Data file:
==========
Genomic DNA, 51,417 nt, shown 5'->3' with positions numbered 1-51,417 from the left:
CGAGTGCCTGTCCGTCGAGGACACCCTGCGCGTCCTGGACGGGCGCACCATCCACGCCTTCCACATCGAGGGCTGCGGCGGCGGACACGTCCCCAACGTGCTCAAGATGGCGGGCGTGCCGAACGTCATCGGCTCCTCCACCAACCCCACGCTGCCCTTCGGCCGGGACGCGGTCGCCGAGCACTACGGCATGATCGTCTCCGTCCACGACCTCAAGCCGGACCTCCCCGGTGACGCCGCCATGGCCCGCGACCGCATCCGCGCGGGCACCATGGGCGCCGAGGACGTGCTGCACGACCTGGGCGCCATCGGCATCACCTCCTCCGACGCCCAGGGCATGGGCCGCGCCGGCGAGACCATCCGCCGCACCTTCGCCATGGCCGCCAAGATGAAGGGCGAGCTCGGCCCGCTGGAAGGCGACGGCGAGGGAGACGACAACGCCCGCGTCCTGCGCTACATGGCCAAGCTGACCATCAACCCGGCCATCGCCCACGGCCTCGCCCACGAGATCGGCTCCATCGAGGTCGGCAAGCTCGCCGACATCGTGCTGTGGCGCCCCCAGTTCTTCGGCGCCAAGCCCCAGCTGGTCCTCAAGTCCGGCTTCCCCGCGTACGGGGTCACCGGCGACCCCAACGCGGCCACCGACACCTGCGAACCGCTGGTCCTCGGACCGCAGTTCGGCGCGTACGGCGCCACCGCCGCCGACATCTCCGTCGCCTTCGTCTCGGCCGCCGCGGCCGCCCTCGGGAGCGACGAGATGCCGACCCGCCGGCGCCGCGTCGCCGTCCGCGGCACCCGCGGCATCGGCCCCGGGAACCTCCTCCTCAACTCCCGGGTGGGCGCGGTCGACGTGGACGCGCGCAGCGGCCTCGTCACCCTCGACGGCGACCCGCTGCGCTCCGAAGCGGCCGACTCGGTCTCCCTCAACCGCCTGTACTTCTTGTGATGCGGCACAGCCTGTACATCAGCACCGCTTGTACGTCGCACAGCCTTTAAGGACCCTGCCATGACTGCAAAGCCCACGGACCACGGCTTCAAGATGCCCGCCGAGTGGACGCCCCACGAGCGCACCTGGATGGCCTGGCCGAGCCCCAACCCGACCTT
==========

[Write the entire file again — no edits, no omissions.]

Genomic DNA, 51,417 nt, shown 5'->3' with positions numbered 1-51,417 from the left:
CGAGTGCCTGTCCGTCGAGGACACCCTGCGCGTCCTGGACGGGCGCACCATCCACGCCTTCCACATCGAGGGCTGCGGCGGCGGACACGTCCCCAACGTGCTCAAGATGGCGGGCGTGCCGAACGTCATCGGCTCCTCCACCAACCCCACGCTGCCCTTCGGCCGGGACGCGGTCGCCGAGCACTACGGCATGATCGTCTCCGTCCACGACCTCAAGCCGGACCTCCCCGGTGACGCCGCCATGGCCCGCGACCGCATCCGCGCGGGCACCATGGGCGCCGAGGACGTGCTGCACGACCTGGGCGCCATCGGCATCACCTCCTCCGACGCCCAGGGCATGGGCCGCGCCGGCGAGACCATCCGCCGCACCTTCGCCATGGCCGCCAAGATGAAGGGCGAGCTCGGCCCGCTGGAAGGCGACGGCGAGGGAGACGACAACGCCCGCGTCCTGCGCTACATGGCCAAGCTGACCATCAACCCGGCCATCGCCCACGGCCTCGCCCACGAGATCGGCTCCATCGAGGTCGGCAAGCTCGCCGACATCGTGCTGTGGCGCCCCCAGTTCTTCGGCGCCAAGCCCCAGCTGGTCCTCAAGTCCGGCTTCCCCGCGTACGGGGTCACCGGCGACCCCAACGCGGCCACCGACACCTGCGAACCGCTGGTCCTCGGACCGCAGTTCGGCGCGTACGGCGCCACCGCCGCCGACATCTCCGTCGCCTTCGTCTCGGCCGCCGCGGCCGCCCTCGGGAGCGACGAGATGCCGACCCGCCGGCGCCGCGTCGCCGTCCGCGGCACCCGCGGCATCGGCCCCGGGAACCTCCTCCTCAACTCCCGGGTGGGCGCGGTCGACGTGGACGCGCGCAGCGGCCTCGTCACCCTCGACGGCGACCCGCTGCGCTCCGAAGCGGCCGACTCGGTCTCCCTCAACCGCCTGTACTTCTTGTGATGCGGCACAGCCTGTACATCAGCACCGCTTGTACGTCGCACAGCCTTTAAGGACCCTGCCATGACTGCAAAGCCCACGGACCACGGCTTCAAGATGCCCGCCGAGTGGACGCCCCACGAGCGCACCTGGATGGCCTGGCCGAGCCCCAACCCGACCTT